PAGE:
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8th-Apr-2018 06:18 pm - Childhood memories
Time
Memories triggered by helping Nom & the kids make cupcakes. (Which is to say, Nom making cupcakes with the kids "helping" and my watching fondly.) Some of these are from emails with my siblings too.

First memory was Mom using a flour sifter. It must have been a then-modern labor-saving gizmo, you pulled a trigger on the handle, and a sifter blade swung back and forth over the screen. She also had a Mix-master, precursor of the Cuisinart, which was big, heavy, klutzy, a pain to drag down and set up, and took up half the kitchen table. The odd part, is I remember these things, but don't actually remember her doing much baking (other than later from mixes). My older sibs insist she did bake a lot at one point, but my clearest memory was of her brownies, which she modified from a mix. During one of my deployments, she sent me some of them (and my sister sent "a salami for your boy in the army" from Katz's Deli).

Later she also got cakes at a local place called Garden Bakery (at the local shoppping area/strip mall on Union Tpke, if you care). What impressed me most was they way they'd wrap string around the box of cake. A dozen times one way, then a dozen more at right angles. Always wondered why they did that. I think bakeries always did that back then, less so now, but it seemed cool to me as a small boy. Also remember next to Garden Bakery was Hamburger Coach, a little restaurant where everyone sat around a giant U-shaped table that had a Lionel train track on it. Your plates of food came out on a train of flat cars The waitress stopped the train in front of you and took the plate off the train for you, then sent the train around back to the kitchen. I suppose the U-shaped table was actually a giant O-shape with the other part behind the wall into the kitchen. Totally fascinating to a small boy. I wonder what silly little things my kids will have fond memories of.

Green stamps. Certain stores (I think mostly supermarkets) gave you these stamps for xxxx dollars in purchases. They were actual stamps, like postage stamps. They were all the same size, but different colors for different values (eg green for 1 "green stamp", up to I-forget-what-color for 50). You pasted them into books which could be brought to a redemption center for merchandise. As a kid, pasting them into books was rather fun. I suppose “loyalty cards” and points-back credit cards are a similar idea updated. Occasionally claim I'm going to have loyalty cards using a little syringe-shaped punch for Botox injections, get 9 injections and the 10th is free. (Not serious about that, way too unprofessional, although some doctors do give a freebie after xxx injections, but without the cards.)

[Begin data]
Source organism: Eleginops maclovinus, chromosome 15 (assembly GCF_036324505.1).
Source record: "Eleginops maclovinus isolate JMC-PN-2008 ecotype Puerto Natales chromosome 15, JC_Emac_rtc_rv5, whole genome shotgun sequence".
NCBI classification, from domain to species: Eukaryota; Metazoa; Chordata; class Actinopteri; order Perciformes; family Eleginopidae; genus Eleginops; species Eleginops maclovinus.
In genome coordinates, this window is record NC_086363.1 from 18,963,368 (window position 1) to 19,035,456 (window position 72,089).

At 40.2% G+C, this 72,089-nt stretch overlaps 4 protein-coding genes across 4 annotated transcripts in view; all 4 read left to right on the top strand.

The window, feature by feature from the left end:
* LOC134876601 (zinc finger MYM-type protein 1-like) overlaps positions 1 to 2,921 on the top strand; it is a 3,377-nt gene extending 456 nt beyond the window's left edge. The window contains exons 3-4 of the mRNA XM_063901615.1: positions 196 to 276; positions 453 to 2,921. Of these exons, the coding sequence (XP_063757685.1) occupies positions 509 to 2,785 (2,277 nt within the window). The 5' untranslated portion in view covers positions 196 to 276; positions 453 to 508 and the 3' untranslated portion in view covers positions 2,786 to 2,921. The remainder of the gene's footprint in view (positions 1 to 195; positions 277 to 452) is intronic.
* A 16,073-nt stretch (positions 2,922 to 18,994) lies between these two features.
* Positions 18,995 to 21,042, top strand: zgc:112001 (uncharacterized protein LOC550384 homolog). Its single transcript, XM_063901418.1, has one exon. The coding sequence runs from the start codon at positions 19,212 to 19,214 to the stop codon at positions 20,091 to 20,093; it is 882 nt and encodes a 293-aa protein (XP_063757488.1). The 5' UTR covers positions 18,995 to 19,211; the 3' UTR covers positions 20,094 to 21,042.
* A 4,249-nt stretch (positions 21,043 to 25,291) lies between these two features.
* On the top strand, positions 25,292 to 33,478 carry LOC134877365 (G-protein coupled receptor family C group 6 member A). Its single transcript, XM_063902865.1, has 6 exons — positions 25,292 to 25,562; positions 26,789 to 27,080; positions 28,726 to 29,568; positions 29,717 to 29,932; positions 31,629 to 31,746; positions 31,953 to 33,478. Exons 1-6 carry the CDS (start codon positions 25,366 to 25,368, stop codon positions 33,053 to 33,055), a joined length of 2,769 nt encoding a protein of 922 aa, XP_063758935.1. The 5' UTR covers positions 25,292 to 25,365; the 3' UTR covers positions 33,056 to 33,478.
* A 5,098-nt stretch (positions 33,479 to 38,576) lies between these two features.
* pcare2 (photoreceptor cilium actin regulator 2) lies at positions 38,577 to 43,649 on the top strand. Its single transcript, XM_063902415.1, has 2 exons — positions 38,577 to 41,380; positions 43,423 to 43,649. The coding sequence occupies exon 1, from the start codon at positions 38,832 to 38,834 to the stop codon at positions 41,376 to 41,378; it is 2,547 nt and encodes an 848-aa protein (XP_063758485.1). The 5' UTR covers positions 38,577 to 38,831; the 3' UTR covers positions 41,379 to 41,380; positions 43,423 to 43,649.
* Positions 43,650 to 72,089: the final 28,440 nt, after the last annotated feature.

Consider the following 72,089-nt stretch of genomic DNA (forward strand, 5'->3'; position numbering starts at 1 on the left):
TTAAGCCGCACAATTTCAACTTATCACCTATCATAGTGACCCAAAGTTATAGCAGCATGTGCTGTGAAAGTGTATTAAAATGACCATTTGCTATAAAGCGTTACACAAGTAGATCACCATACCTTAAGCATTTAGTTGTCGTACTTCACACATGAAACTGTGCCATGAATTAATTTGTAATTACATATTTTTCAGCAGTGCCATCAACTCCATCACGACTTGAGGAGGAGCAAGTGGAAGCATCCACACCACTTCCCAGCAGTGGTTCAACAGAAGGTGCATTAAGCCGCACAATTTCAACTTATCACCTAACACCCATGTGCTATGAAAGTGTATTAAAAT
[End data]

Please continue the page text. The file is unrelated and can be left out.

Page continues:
Bagels. I think NY bagels were different when we were growing up, less puffy and more flavorful than they are now. Montreal bagels are still like that, and I don’t like NY bagels as much any more. Don’t know if NY bagels really changed over the years, or if it’s my tastes that have changed, or memory playing tricks about "the old days." (And yeah, those danged neighborhood kids need to get off my lawn when I shake my cane at them… oops, those are my kids.)

Although it was article of faith among us growing up that mom was a great cook, in fact she mostly only did very standard fare. Only after I was with my now-ex, who was really a great cook, I understood that. Nom has developed from "can't boil water without burning it," to right decent, to heading towards gonna-be-really good. For a while I did a lot of cooking, and was decent at it. Now, Nom does almost all of it, except oddly enough, pancakes and waffles for breakfast are my domain (Nom doesn’t care for same, but Hedgefund likes them.) Made French Toast once or twice, but have lost my taste for it, and no one else in the household likes it.